FROM Siobhan Hughes
Republicans plan busy week of confirmation hearings At Trump Tower this morning, the President-elect told reporters that this week's accelerated Senate confirmation process will be no problem for any of his cabinet appointees. "They're going great. Confirmations are going great. I think they'll all pass. I think every nomination will be, they're all at the highest level." But Siobhan Hughes, who covers Capitol Hill for the Wall Street Journal , reports that missing ethics forms could slow down the process.
The political fallout from Trump's "grope and brag" Across the country, Republicans up for re-election are caught between voters who helped nominate Donald Trump and those who can't stand him. House Speaker Paul Ryan has liberated GOP members from the mandate to support their nominee for the White House. Donald Trump says, " the shackles are off " and he's threatening retaliation in what's become a war within his own party. The possible consequences include: a victory for Hillary Clinton; a loss of Republican power on Capitol Hill and widespread public alienation.
Janesville and the American Dream Janesville, Wisconsin is the hometown of Republican House Speaker Paul Ryan. But he couldn’t prevent the closing of the General Motors factory after 100 years. On this Memorial Day rebroadcast of To the Point, we hear what’s happened to what once was a model of American middle-class unity.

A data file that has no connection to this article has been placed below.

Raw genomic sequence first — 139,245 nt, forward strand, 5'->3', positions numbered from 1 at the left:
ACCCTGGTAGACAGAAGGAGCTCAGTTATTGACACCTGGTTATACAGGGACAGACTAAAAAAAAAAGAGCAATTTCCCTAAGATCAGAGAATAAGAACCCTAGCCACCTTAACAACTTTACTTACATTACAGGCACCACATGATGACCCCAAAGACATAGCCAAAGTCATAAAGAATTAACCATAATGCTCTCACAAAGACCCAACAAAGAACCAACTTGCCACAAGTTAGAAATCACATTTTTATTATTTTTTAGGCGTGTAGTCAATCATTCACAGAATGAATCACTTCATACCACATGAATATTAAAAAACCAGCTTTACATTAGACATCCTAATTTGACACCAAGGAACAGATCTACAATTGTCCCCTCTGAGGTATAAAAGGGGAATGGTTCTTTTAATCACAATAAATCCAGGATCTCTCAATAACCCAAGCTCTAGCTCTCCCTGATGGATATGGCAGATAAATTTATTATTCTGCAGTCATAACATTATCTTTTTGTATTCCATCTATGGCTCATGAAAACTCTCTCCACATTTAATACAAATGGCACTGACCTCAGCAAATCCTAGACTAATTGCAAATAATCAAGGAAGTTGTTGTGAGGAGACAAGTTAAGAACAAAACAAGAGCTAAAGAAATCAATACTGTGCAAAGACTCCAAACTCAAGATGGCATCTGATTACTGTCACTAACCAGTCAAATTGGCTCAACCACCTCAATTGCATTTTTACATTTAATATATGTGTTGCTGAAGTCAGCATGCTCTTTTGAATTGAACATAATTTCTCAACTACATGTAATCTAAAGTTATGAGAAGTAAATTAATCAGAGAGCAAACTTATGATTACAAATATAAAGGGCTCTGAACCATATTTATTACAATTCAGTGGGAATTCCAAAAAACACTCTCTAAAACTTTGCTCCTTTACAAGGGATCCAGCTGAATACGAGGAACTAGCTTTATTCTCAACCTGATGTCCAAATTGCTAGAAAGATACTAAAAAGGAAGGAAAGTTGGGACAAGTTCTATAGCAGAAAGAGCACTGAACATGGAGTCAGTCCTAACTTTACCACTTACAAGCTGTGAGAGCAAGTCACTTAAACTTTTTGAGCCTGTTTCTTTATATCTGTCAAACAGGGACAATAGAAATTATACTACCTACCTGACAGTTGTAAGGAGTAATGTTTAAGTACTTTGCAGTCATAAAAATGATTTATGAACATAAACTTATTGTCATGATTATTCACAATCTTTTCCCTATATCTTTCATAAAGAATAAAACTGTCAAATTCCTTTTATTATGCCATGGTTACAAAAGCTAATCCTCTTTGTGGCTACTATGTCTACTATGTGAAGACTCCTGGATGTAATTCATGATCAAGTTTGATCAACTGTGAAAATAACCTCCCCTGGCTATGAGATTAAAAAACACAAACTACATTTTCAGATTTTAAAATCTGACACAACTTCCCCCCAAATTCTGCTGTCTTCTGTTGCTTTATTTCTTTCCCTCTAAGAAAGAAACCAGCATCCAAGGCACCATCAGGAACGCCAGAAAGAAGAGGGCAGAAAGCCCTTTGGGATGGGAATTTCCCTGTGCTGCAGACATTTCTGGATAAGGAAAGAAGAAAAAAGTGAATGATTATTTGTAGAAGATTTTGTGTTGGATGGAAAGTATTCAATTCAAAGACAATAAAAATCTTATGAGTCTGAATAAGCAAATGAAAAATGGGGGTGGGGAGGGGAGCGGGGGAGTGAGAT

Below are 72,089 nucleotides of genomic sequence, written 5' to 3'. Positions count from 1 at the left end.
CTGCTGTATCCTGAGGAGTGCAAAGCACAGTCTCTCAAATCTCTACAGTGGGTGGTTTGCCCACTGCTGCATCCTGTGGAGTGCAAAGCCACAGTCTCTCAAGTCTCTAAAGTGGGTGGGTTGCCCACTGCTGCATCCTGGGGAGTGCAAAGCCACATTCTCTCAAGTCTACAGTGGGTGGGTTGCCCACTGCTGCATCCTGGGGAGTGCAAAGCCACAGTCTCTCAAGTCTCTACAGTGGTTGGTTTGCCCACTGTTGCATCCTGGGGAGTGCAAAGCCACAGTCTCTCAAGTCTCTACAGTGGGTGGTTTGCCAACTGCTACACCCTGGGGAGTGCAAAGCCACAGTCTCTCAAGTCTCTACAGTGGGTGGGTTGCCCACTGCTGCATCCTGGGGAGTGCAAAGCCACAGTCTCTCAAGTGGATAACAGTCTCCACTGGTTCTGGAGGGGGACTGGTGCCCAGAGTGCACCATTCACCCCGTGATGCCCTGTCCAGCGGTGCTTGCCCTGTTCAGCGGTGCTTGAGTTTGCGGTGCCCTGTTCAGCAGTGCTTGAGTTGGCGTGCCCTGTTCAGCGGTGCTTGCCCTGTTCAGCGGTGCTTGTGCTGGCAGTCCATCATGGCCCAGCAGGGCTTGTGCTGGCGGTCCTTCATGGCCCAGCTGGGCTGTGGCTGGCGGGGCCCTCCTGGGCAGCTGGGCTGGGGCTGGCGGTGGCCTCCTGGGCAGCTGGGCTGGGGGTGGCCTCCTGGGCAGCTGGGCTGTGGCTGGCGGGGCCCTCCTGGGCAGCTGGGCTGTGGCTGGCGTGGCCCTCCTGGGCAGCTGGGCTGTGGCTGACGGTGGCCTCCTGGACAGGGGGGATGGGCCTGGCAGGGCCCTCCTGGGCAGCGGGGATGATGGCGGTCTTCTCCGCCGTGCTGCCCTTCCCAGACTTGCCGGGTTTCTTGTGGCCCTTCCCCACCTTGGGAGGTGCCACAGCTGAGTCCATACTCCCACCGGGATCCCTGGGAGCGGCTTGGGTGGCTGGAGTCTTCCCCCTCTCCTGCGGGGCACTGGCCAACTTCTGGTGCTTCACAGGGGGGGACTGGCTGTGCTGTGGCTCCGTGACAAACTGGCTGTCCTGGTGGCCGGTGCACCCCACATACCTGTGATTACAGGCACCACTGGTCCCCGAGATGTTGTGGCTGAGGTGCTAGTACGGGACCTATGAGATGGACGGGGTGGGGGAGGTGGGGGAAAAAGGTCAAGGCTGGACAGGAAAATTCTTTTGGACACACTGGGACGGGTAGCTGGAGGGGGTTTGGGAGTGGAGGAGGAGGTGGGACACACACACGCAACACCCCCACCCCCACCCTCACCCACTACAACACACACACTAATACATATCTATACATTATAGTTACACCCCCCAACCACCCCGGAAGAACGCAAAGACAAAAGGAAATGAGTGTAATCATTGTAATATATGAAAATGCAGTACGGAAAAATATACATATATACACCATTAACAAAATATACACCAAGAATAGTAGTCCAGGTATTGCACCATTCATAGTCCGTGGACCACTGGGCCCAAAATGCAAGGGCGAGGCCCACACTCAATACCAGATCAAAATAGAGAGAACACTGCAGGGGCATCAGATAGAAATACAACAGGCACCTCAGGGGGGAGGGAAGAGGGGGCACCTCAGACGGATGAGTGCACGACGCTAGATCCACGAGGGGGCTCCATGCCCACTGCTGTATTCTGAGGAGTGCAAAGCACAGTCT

Is the threat from Russia missing from the Russia meddling probe? There's much being made about the Trump administration's possible ties with Russia. But the bottom line is Russia's effort to influence American democracy. Do the President and his aides care enough to take action before voters go back to the polls?
Trump's new look at civil rights and global warming President Trump is reportedly ready to pull the US out of the Paris Agreement on Climate Change. We look at the possible consequences. On the second half of the program, we hear about cuts in Obama-Era civil rights programs called for by the Trump Administration's first budget plan.
Will the Senate write a healthcare bill in secret? While Democrats and Republicans argue White House relations with Russia, another question is being decided behind closed doors: who gets help buying health insurance and who doesn't? We hear how the pros and cons are being shrouded in secrecy.